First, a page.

Manuel Jerónimo Reyes
Manuel was born in 1957 in Santa Fe de la Laguna, Michoacán, and he learned pottery-making when he was a boy watching his grandfather, Venturo Reyes Luz, who at the time was one of the few artisans dedicated to working clay in his community.
He tells how his grandfather used to come down from the mountains and share his mid-morning meal, which consisted of coffee and flour tortillas. Then they would go to the workshop together and the old man would apply himself to shaping and working his clay figures, while the boy sat by and watched; this was how he learned, by observing and spending time with his grandfather.
All his pieces are made in molds. Even the appliqué details that decorate his pieces are made in molds inherited from his grandfather or his mother, Ana María Reyes, who was also a fine potter, or that he has made himself. He uses a "special" clay for his pieces. He combines red and white clay until it is "taffy-like" - malleable and above all resistant to firing.
Manuel molds his pieces, assembles them, and polishes them with stones he has found. Then he attaches the appliqué, which generally consists of small figures of doves and other birds, because the decorated pieces tend to sell the best. He has tried to decorate his work with fish or other animals, but the favorites among his clientele continue to be birds.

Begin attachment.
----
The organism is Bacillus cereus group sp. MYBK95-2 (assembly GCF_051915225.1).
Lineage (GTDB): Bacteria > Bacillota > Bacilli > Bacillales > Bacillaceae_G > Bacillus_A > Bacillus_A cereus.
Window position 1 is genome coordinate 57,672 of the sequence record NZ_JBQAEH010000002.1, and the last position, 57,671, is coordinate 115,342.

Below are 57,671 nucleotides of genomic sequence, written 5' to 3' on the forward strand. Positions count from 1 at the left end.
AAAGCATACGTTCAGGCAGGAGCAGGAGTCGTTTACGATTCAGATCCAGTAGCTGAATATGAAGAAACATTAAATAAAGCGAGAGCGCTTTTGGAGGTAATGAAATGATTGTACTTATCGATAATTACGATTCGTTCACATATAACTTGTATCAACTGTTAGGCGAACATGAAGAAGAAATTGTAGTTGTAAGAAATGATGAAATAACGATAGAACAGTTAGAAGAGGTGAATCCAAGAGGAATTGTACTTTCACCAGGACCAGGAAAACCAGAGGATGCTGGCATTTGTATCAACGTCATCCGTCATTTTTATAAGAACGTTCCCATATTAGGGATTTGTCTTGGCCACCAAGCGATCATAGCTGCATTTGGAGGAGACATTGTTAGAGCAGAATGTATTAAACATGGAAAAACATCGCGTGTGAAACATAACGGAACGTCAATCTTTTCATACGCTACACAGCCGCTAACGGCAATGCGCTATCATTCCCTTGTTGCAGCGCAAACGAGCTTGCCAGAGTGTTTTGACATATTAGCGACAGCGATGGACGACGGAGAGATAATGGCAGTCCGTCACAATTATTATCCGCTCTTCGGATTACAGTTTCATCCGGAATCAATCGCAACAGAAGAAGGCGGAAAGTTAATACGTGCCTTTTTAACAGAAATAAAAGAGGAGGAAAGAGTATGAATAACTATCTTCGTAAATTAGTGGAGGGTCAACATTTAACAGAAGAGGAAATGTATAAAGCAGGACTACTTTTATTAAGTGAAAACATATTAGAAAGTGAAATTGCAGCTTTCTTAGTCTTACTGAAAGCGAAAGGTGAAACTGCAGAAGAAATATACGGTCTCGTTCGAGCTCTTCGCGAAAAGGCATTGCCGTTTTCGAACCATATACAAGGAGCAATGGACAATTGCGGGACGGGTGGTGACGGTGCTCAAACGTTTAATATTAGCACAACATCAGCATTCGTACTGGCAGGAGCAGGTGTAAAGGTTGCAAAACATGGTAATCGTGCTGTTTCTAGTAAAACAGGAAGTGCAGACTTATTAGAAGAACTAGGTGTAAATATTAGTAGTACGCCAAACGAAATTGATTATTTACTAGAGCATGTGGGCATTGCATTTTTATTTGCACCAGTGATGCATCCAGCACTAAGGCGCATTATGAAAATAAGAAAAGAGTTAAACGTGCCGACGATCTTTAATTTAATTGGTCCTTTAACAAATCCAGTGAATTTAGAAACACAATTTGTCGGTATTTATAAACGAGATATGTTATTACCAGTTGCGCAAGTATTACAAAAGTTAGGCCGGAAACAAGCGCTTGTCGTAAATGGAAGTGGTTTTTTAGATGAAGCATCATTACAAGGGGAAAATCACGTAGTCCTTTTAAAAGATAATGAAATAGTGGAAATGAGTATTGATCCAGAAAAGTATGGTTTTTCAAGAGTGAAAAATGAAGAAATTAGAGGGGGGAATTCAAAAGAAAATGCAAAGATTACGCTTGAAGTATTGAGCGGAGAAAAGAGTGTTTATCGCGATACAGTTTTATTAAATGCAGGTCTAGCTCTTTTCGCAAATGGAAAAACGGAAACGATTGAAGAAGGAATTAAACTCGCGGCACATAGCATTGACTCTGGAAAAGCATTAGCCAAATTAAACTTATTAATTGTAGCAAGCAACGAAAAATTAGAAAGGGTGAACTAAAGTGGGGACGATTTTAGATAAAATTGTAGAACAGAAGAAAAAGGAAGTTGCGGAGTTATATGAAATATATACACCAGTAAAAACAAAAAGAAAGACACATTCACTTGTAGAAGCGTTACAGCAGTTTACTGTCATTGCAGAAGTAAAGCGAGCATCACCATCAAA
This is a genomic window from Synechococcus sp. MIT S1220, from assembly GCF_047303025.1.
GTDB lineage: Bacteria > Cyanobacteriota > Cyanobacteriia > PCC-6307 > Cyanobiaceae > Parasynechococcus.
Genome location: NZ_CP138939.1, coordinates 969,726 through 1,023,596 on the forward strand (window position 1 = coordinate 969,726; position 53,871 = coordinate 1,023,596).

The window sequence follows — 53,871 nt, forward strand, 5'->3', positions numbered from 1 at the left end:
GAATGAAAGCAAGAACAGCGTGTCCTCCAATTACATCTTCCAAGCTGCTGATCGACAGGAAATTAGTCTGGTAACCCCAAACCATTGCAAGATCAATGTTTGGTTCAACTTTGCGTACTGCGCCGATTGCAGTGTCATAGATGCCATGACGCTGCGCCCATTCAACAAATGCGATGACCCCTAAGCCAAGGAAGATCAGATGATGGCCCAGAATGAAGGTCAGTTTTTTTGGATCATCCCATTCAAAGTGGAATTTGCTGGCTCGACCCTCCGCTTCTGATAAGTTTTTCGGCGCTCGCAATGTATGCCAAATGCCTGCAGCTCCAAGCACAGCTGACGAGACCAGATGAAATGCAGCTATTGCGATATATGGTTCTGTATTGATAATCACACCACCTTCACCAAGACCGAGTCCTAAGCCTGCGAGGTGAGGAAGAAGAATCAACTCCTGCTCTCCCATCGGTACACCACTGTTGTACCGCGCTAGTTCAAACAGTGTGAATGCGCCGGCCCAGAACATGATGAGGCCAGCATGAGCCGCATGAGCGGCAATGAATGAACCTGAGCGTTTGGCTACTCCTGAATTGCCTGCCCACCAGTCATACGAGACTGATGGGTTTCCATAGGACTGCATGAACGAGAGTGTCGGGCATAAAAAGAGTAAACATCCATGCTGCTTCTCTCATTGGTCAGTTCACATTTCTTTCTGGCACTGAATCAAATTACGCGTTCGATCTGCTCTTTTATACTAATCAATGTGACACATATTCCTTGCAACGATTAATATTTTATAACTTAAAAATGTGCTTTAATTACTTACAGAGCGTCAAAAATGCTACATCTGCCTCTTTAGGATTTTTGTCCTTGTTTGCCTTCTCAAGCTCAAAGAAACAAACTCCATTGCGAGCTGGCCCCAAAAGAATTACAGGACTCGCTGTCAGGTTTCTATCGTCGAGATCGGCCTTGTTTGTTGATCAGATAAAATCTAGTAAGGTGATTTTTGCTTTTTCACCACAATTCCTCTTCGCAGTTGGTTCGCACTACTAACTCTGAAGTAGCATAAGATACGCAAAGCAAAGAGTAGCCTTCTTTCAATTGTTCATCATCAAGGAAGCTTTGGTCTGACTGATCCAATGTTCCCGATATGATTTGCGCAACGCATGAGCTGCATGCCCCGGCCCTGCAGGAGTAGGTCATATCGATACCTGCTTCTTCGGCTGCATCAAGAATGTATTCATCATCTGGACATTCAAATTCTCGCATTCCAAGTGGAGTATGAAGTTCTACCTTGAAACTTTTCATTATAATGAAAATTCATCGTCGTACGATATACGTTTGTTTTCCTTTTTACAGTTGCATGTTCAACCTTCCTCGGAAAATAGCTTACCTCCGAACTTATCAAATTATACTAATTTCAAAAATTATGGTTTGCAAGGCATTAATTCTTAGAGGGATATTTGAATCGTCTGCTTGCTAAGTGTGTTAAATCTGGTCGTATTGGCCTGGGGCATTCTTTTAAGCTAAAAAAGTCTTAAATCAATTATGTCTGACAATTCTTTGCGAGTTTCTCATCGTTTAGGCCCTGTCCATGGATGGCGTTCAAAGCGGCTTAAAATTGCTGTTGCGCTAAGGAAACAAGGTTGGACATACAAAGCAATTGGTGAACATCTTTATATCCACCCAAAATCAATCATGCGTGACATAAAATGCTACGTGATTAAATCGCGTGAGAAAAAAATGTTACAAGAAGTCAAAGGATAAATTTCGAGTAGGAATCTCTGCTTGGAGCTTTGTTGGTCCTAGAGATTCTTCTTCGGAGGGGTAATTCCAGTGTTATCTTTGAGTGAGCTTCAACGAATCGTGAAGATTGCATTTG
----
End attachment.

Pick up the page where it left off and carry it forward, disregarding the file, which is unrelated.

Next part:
When the pieces are finished, he puts them in a closed room, "so that the clay can dry at peace." After three or four days, he puts them in a wood-burning kiln lit in the open air at a temperature of about 600°C (1100°F). Once they are fired, he removed the pieces and varnishes them the next day with greta, as the glaze is known; it contains cobalt oxide or cobalt blue and is applied to produce the distinctive glossy black tone of his work. After the pieces are glazed, they are fired again, now at temperatures ranging from 900-1000°C (1650-1830°F). Then they are removed from the kiln, cleaned off and are ready to be sold. If he is making pots or utensils that will be used for cooking, he uses a lead-free glaze that is not toxic.
(Our thanks to Fomento Cultural Banamex for allowing us to use photos and narrative from "The Great Masters of Latin America..")